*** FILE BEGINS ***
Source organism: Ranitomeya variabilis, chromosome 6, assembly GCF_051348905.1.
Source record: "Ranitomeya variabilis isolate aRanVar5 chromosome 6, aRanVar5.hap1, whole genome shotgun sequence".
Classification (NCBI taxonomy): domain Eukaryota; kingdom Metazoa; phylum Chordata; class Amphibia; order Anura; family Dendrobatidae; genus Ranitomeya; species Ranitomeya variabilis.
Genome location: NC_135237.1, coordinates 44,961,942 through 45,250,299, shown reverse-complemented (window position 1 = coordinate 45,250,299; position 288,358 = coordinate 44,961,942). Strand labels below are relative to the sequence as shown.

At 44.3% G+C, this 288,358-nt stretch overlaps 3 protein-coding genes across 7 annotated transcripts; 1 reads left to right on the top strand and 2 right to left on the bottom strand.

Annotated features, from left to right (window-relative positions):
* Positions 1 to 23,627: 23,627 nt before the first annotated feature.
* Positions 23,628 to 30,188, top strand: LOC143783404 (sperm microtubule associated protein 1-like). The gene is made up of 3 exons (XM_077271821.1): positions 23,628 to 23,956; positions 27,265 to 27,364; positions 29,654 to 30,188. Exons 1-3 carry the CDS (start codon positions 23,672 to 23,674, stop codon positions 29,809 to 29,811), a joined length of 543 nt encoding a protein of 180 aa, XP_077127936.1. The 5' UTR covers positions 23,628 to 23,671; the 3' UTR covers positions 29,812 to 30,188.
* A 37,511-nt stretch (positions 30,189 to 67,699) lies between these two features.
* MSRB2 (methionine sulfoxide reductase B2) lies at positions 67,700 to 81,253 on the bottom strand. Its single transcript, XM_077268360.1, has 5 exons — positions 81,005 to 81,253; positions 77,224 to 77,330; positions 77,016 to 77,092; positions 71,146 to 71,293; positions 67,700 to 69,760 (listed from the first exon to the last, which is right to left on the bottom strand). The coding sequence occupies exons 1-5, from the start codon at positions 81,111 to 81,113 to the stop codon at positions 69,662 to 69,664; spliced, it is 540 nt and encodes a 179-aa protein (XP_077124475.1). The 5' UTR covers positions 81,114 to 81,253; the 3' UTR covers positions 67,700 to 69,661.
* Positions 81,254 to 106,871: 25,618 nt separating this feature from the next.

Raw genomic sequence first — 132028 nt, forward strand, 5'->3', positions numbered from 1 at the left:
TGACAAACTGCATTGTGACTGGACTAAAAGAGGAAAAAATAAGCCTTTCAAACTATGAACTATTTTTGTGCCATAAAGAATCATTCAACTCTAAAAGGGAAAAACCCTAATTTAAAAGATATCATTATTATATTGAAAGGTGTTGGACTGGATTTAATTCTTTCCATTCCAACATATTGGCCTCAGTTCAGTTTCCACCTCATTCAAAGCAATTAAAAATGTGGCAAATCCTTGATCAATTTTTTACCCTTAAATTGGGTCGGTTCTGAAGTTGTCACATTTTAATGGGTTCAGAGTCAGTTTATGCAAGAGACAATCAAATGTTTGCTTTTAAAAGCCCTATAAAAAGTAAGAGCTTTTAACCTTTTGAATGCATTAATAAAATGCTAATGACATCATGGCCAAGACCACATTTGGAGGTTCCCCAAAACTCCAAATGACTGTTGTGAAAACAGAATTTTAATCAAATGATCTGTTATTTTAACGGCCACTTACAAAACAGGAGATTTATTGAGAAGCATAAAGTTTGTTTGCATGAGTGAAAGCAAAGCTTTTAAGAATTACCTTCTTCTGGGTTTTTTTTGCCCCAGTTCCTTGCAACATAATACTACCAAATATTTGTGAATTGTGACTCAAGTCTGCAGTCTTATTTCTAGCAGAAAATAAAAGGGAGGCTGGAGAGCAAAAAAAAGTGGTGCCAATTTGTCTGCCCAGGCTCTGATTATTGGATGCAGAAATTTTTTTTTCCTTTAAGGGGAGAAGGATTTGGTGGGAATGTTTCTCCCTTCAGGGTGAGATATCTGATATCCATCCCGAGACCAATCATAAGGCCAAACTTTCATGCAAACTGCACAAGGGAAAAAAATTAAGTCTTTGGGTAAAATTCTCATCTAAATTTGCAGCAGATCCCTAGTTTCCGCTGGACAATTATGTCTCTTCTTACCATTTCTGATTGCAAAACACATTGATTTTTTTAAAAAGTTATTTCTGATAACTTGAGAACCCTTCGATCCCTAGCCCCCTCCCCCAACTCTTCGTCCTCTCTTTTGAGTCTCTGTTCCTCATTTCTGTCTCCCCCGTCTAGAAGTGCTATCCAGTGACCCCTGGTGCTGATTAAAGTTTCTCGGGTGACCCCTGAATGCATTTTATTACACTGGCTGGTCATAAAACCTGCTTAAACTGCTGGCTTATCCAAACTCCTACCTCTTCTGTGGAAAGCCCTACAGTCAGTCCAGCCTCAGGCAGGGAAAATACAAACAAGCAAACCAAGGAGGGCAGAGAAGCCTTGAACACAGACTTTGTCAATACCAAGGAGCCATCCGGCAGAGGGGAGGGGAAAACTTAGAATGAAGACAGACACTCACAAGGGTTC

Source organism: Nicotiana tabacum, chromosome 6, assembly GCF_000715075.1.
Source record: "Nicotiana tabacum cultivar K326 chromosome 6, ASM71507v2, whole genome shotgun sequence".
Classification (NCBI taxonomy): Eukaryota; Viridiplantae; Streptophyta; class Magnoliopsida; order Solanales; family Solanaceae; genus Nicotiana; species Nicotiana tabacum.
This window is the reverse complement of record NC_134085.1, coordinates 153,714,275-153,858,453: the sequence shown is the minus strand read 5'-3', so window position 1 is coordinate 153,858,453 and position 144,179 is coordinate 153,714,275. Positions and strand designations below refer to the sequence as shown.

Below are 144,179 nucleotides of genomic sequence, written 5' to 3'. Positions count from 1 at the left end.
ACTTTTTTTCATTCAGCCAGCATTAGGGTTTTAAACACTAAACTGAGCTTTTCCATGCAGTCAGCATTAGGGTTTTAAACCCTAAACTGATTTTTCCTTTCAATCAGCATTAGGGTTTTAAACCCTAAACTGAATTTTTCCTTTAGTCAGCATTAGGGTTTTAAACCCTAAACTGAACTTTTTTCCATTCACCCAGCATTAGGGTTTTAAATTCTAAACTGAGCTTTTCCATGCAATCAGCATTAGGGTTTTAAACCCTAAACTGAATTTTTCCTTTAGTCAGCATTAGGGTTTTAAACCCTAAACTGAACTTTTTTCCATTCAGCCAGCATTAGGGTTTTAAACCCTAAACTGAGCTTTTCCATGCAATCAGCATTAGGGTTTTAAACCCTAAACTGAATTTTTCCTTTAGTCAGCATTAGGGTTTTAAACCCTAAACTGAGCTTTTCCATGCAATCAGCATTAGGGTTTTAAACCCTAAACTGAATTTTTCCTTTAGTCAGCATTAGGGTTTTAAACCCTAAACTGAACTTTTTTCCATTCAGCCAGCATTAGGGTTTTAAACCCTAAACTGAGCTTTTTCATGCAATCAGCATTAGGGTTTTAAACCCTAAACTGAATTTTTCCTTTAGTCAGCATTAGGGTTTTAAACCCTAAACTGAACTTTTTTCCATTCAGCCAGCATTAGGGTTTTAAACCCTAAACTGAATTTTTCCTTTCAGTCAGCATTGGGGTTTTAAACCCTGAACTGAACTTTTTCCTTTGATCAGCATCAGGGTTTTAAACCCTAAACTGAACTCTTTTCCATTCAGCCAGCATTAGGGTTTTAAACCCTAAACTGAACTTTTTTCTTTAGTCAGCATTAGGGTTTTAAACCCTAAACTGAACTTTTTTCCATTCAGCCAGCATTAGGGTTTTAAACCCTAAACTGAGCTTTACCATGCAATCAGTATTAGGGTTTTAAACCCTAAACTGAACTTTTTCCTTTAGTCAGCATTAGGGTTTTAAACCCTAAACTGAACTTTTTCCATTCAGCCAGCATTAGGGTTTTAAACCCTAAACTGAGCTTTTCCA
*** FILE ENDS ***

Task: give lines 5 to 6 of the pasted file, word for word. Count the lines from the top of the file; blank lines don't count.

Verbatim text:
At 44.3% G+C, this 288,358-nt stretch overlaps 3 protein-coding genes across 7 annotated transcripts; 1 reads left to right on the top strand and 2 right to left on the bottom strand.

Annotated features, from left to right (window-relative positions):